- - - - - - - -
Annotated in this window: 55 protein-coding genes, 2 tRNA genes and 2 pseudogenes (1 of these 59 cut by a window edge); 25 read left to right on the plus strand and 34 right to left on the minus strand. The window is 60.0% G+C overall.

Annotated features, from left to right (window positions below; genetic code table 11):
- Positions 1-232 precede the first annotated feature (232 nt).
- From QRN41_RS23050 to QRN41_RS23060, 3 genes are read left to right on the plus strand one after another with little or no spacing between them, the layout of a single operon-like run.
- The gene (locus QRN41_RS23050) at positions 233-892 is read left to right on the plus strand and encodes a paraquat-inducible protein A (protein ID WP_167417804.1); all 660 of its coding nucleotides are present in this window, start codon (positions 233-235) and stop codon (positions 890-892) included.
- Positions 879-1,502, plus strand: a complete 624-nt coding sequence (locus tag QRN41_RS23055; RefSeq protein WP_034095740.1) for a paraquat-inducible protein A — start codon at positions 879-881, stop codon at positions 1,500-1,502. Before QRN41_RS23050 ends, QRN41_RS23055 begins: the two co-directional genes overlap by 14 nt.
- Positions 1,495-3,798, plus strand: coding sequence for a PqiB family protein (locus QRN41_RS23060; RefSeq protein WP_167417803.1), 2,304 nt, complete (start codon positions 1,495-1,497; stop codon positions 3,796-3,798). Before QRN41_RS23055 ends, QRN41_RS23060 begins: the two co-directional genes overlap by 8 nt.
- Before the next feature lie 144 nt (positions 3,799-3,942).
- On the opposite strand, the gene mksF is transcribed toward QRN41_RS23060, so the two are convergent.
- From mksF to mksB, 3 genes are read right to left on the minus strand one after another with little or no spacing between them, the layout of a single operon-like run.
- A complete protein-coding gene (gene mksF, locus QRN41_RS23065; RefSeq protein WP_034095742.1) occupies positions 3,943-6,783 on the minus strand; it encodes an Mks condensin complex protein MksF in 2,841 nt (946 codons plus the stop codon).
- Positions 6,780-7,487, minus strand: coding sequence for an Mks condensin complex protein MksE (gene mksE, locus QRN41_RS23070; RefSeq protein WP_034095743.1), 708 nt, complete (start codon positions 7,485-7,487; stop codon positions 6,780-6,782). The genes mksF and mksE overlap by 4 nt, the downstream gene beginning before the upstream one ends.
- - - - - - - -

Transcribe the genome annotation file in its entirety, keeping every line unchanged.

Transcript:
Annotated in this window: 55 protein-coding genes, 2 tRNA genes and 2 pseudogenes (1 of these 59 cut by a window edge); 25 read left to right on the plus strand and 34 right to left on the minus strand. The window is 60.0% G+C overall.

Annotated features, from left to right (window positions below; genetic code table 11):
- Positions 1-232 precede the first annotated feature (232 nt).
- From QRN41_RS23050 to QRN41_RS23060, 3 genes are read left to right on the plus strand one after another with little or no spacing between them, the layout of a single operon-like run.
- The gene (locus QRN41_RS23050) at positions 233-892 is read left to right on the plus strand and encodes a paraquat-inducible protein A (protein ID WP_167417804.1); all 660 of its coding nucleotides are present in this window, start codon (positions 233-235) and stop codon (positions 890-892) included.
- Positions 879-1,502, plus strand: a complete 624-nt coding sequence (locus tag QRN41_RS23055; RefSeq protein WP_034095740.1) for a paraquat-inducible protein A — start codon at positions 879-881, stop codon at positions 1,500-1,502. Before QRN41_RS23050 ends, QRN41_RS23055 begins: the two co-directional genes overlap by 14 nt.
- Positions 1,495-3,798, plus strand: coding sequence for a PqiB family protein (locus QRN41_RS23060; RefSeq protein WP_167417803.1), 2,304 nt, complete (start codon positions 1,495-1,497; stop codon positions 3,796-3,798). Before QRN41_RS23055 ends, QRN41_RS23060 begins: the two co-directional genes overlap by 8 nt.
- Before the next feature lie 144 nt (positions 3,799-3,942).
- On the opposite strand, the gene mksF is transcribed toward QRN41_RS23060, so the two are convergent.
- From mksF to mksB, 3 genes are read right to left on the minus strand one after another with little or no spacing between them, the layout of a single operon-like run.
- A complete protein-coding gene (gene mksF, locus QRN41_RS23065; RefSeq protein WP_034095742.1) occupies positions 3,943-6,783 on the minus strand; it encodes an Mks condensin complex protein MksF in 2,841 nt (946 codons plus the stop codon).
- Positions 6,780-7,487, minus strand: coding sequence for an Mks condensin complex protein MksE (gene mksE, locus QRN41_RS23070; RefSeq protein WP_034095743.1), 708 nt, complete (start codon positions 7,485-7,487; stop codon positions 6,780-6,782). The genes mksF and mksE overlap by 4 nt, the downstream gene beginning before the upstream one ends.